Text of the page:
NEW YORK – Delta Air Lines Inc. (DAL) is expected to seek bankruptcy protection on Wednesday, a source familiar with the situation said, as rival Northwest Airlines Corp. (NWAC) considers doing the same.
The source said that the company would file for protection after the market close on Wednesday, but did not say when the decision was made.
Delta would become the third major U.S. airline operating under court protection, dramatizing the industry's struggle with soaring oil and competition from low-cost carriers.
The sector's woes went from bad to worse this month as refinery outages caused by Hurricane Katrina (search) sent jet fuel prices spiking. U.S. airlines are expected to post some $10 billion in losses this year.
Atlanta-based Delta's woes have been compounded by a crushing debt load of more than $20 billion and one of the industry's biggest underfunded pension burdens.
Founded in 1928, Delta became a top international player by taking over many routes from defunct Pan Am in 1991. It has faced an uphill battle to recovery after getting hammered by the Sept. 11, 2001, attacks and the slowdown in flying that followed.
"Delta is overleveraged and they weren't going to stay out of bankruptcy, no way," said Ray Neidl, an analyst at Calyon Securities.
The airline, which has warned for several months that bankruptcy was a possibility, declined to comment on the timing of any filing.
Northwest's planned board meeting, disclosed by its pilots union Tuesday, will consider whether the airline should file for Chapter 11 or try to restructure outside of bankruptcy.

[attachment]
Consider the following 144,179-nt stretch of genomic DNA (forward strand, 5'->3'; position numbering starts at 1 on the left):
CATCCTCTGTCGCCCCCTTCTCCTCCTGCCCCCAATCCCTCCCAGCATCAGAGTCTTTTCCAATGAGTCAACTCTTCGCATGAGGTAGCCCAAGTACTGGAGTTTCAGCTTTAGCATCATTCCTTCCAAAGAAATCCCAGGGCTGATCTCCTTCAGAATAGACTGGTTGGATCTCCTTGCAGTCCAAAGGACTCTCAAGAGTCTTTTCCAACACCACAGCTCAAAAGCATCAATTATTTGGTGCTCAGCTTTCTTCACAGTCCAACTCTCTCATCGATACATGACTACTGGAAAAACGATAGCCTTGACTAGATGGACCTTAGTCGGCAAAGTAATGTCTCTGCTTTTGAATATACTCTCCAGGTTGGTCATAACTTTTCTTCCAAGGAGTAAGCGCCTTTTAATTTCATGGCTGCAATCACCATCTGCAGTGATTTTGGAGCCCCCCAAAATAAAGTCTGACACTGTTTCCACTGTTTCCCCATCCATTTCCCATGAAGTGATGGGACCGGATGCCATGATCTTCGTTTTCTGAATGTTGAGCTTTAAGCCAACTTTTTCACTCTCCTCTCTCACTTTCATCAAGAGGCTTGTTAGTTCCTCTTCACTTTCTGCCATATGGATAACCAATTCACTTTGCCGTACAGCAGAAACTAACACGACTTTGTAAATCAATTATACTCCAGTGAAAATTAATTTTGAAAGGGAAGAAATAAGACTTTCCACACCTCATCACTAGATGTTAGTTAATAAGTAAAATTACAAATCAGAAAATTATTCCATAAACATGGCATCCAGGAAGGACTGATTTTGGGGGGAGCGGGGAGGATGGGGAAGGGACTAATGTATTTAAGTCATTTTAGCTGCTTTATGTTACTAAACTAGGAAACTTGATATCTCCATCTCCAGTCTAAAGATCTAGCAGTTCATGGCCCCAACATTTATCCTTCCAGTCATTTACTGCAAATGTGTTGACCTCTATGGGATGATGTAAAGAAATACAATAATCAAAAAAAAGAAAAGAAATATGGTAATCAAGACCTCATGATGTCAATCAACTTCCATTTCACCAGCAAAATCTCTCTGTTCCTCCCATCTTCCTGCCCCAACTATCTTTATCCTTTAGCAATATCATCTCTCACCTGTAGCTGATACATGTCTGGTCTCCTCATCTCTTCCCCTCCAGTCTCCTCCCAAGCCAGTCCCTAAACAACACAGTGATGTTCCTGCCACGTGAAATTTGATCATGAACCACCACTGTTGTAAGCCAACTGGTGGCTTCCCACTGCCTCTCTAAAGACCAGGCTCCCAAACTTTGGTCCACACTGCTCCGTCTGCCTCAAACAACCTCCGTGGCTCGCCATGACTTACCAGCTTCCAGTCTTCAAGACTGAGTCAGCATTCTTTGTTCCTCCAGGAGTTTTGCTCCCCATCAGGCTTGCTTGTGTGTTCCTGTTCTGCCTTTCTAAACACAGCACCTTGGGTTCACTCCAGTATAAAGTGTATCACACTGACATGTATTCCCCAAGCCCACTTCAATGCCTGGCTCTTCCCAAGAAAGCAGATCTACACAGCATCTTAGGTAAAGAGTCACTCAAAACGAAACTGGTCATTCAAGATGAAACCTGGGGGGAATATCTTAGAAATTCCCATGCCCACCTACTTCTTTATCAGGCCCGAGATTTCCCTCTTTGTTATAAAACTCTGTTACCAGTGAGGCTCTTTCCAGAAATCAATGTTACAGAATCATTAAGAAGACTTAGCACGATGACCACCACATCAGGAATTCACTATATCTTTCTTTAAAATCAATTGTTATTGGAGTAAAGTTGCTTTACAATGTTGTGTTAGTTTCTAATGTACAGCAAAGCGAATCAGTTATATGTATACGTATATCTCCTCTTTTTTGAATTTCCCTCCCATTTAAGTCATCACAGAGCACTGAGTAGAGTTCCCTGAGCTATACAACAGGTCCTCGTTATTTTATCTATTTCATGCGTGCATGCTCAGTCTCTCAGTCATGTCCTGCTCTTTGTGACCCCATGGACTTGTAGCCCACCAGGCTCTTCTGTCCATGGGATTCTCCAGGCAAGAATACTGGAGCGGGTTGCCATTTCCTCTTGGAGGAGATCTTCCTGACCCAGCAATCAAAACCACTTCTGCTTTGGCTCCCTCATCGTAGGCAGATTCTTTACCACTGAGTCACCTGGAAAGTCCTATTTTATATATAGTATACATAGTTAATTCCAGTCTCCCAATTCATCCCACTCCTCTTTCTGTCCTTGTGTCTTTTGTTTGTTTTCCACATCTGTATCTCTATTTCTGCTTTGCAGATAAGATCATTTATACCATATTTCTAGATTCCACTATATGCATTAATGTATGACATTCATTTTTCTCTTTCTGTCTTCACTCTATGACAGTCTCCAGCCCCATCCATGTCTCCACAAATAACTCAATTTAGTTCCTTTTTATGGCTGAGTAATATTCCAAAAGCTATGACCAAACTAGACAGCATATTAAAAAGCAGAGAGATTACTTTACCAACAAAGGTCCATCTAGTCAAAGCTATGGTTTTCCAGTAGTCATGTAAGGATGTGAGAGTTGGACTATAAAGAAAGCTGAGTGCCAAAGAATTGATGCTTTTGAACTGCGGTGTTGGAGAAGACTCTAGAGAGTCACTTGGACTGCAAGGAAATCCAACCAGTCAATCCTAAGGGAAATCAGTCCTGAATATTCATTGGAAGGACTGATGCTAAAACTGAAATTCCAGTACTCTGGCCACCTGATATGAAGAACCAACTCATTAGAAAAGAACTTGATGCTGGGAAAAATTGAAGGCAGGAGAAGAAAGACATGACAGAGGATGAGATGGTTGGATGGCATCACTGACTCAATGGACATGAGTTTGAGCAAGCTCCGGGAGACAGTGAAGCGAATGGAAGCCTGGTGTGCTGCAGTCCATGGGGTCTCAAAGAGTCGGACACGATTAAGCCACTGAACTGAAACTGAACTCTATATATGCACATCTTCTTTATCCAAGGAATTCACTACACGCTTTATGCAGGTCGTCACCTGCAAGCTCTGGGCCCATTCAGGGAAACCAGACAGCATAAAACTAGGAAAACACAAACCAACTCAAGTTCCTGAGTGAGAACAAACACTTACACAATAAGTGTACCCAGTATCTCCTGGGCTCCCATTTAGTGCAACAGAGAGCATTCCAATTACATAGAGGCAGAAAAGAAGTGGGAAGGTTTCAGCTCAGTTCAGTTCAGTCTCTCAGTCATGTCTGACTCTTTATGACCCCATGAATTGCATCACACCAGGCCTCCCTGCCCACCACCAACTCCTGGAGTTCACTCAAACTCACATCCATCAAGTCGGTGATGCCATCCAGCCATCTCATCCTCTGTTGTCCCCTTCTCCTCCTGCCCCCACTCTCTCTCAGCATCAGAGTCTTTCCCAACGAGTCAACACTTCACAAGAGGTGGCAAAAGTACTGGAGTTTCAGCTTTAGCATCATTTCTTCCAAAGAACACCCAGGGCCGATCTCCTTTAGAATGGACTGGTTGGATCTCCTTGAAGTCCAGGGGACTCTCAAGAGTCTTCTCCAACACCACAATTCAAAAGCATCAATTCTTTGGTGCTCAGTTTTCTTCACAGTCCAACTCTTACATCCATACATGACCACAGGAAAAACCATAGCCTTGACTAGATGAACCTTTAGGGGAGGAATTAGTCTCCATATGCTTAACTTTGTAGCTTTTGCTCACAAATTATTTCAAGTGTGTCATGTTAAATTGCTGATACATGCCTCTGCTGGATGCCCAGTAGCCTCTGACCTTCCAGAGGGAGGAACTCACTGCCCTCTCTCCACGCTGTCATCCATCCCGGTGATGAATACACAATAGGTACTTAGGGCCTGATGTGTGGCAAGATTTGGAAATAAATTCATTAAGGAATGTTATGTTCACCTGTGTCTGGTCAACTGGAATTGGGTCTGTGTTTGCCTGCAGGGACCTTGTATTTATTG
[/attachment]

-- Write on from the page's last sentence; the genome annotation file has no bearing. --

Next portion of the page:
Northwest's woes are focused on high labor costs, which it is trying to slash by $1.1 billion.
Analysts said Northwest, which hired replacement workers to substitute for mechanics and cleaners who struck last month, could be using the threat of bankruptcy to get concessions that unions have been reluctant to grant at the bargaining table.
"There's a good chance (of a Northwest filing)," Neidl said, adding: "It depends on who wins that debate" at Wednesday's board meeting.
The bankruptcies could put added pressure on other carriers including AMR Corp., parent of American Airlines (search), by putting them at a competitive disadvantage as their bankrupt rivals shed costs and ditch pensions, analysts said.
On the other hand, other airlines would benefit if Delta and others cut back on domestic routes, getting rid of overcapacity which has made the U.S. airline sector the most troubled worldwide.
Credit rating firm Standard & Poor's said on Wednesday that Northwest's failure to make $42 million in payments due on Tuesday made a bankruptcy filing likely, adding that it was probable as soon as Wednesday.
Adding to pressure on the Eagan, Minnesota-based carrier, Northwest would face a lien against its assets if it missed a $65 million pension payment due on Thursday, S&P said — unless the airline sought court protection.
United and US Airways Group Inc. (search) are both already operating in bankruptcy, though both are hoping to emerge soon — US Airways with the help of a group of investors led by America West Holdings Corp.
Additional bankruptcy filings could pave the way for additional mergers and acquisitions in the sector, Merrill Lynch & Co. analyst Michael Linenberg said in a report.
On Wednesday, Northwest shares, which were hammered Tuesday on expectation of a bankruptcy filing, closed up 30 cents, or 19.1 percent, to $1.87 in busy trading on Nasdaq. Delta shares closed down 7 cents, or 9 percent, at 71 cents on the New York Stock Exchange.
Northwest's stock has plunged 86 percent so far this year, while Delta has lost 90 percent of its value.
On the debt markets, Northwest's 10 percent notes due in 2009 rose to 26 cents on the dollar, about 2-1/2 cents higher on the day, after tumbling more than 9 cents on Tuesday, according to MarketAxess.
Delta's 8.3 percent bonds due 2029 rose to 16 cents on the dollar, about 0.5 cent higher on the day, according to MarketAxess. They are still about 3/4-cent lower month-to-date.